Checking the Checkpoint in Cancers

A new form of immuno-oncology therapy may show promise for cancer patients.

Cancer survives and thrives by working around the body’s natural defenses and turning off the immune system’s roadblocks before it can attack the disease. One way tumor cells flourish is by using the programmed death-1 (PD-1) receptor and programmed death-ligand 1 (PD-L1) pathway to dampen the immune system. Innovative new therapies are now tackling this pathway in an attempt to slow the progression of certain tumors

PD-1 is a “checkpoint,” which immune cells use to determine whether they should attack an enemy, such as a tumor cell or a cell infected with a virus, or shut themselves down. Cancers, though, have found ways to manipulate PD-1. For example, they make high levels of its ligand, PD-L1. So when immune cells approach tumors, they become anesthetized by the PD-L1 and lose their ability to attack.

New immunotherapy research is examining whether antibodies that block the PD-1/PD-L1 pathway can awaken and reactivate immune cells so they can once again kill tumor cells.

PD-1 and PD-L1 antibodies release the brakes on the immune system and can restore its natural antitumor response

There are other therapies designed to work with the immune system to combat cancer, but PD-1 and PD-L1 inhibitors may hold unique potential for some hard-to-treat cancers.

“PD-1 and PD-L1 antibodies release the brakes on the immune system and can restore its natural antitumor response,” said Robert Hershberg, Executive Vice President, Head of Business Development and Global Alliances, at Celgene Corporation,former Chief Scientific Officer and leader of the Immuno-Oncology Center of Excellence. “I think there’s very little doubt now that the future of oncology is inextricably linked to the immune system.”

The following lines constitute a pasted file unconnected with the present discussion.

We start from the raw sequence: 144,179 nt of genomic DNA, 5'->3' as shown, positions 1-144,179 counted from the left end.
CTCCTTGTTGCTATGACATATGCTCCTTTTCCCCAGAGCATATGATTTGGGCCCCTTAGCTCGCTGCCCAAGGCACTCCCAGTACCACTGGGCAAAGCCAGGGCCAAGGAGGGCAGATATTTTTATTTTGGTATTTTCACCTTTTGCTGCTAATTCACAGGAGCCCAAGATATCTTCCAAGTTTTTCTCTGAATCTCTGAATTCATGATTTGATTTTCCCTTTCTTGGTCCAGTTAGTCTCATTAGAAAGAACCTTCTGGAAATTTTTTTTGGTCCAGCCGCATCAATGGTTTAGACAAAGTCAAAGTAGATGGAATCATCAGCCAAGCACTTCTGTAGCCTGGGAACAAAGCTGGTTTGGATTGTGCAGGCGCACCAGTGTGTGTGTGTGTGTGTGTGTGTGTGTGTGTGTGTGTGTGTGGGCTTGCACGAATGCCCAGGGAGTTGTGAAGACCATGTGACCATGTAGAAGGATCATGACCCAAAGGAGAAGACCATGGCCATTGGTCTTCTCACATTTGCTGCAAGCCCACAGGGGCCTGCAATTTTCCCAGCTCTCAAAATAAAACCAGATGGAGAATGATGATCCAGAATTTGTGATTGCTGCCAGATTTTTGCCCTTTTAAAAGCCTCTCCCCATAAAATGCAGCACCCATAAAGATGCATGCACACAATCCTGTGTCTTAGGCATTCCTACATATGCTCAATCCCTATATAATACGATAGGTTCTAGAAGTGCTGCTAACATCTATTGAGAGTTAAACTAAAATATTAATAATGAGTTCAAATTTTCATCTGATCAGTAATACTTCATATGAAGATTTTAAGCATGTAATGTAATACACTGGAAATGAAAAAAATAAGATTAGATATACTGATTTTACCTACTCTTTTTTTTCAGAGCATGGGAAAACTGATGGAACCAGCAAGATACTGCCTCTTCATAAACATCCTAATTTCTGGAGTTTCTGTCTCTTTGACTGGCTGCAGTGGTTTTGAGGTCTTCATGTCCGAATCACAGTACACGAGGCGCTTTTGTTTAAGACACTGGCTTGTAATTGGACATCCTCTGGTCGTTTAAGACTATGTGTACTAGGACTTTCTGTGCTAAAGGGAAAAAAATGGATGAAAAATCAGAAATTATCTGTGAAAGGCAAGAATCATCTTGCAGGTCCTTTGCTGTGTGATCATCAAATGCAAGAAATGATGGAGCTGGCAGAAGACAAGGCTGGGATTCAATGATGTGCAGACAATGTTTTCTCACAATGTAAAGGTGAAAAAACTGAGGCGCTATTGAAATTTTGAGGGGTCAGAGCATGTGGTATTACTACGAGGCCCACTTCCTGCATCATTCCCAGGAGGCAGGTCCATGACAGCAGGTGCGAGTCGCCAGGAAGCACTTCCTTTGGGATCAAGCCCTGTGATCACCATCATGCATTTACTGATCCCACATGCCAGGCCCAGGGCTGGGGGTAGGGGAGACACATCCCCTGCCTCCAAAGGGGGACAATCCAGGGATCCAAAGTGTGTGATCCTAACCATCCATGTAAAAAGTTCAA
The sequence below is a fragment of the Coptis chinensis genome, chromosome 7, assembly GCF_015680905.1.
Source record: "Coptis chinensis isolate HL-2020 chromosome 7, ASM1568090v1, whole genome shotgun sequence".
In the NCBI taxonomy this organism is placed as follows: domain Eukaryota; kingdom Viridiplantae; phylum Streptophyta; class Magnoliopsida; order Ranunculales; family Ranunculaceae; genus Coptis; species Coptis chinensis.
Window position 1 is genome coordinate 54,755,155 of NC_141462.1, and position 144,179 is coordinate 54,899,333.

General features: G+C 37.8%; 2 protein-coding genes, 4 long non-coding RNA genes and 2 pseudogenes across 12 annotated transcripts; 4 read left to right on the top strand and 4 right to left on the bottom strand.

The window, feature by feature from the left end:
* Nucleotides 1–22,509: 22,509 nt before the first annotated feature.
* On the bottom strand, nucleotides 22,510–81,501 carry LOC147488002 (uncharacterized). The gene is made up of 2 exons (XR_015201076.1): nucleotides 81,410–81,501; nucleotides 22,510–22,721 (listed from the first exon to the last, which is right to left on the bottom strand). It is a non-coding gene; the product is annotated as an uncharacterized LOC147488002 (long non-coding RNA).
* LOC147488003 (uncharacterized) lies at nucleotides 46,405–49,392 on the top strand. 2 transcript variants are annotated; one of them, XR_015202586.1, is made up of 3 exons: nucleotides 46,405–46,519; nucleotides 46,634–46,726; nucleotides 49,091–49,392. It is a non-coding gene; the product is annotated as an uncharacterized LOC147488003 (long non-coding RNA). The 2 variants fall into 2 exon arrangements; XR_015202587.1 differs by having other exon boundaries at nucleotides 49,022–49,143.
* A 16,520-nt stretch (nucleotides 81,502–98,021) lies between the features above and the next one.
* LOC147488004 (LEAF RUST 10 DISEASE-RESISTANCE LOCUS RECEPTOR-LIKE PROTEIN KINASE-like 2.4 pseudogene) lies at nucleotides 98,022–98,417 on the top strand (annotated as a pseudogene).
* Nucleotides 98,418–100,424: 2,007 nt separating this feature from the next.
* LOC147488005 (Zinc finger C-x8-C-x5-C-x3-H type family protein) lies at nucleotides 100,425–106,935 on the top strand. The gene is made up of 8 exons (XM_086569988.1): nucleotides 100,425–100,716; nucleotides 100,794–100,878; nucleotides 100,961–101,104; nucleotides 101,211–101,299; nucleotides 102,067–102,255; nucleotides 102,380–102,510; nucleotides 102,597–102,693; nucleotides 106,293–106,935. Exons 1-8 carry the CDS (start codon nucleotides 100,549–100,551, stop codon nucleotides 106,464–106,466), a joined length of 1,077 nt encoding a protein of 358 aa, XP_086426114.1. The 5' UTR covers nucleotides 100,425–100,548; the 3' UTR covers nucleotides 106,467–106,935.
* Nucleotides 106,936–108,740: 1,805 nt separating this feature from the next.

While targeted therapies effectively shut down just one target within cancer cells, immunotherapy has more widespread effects — working with the body’s immune system as a whole to make it more difficult for the cancer to survive. Early clinical research suggests that a range of solid tumor cancers, including melanoma, lung cancer, bladder cancer, head and neck cancer (among others), respond to immunotherapy. Using sophisticated immune monitoring techniques to determine which patients respond to these immune-targeting agents remains a crucial endeavor at Celgene.

Disrupting the PD-1 checkpoint may also result in an unchecked immune response that may lead to adverse effects for some patients. Researchers are learning how to engineer these therapies to not only be more effective but also minimize molecular interactions that may have undesirable consequences.

Down the road, combination therapy with PD-1 and PD-L1 antibodies could be even more advantageous. “It’s a breakthrough and revolutionary, but really the tip of the iceberg,” Hershberg said.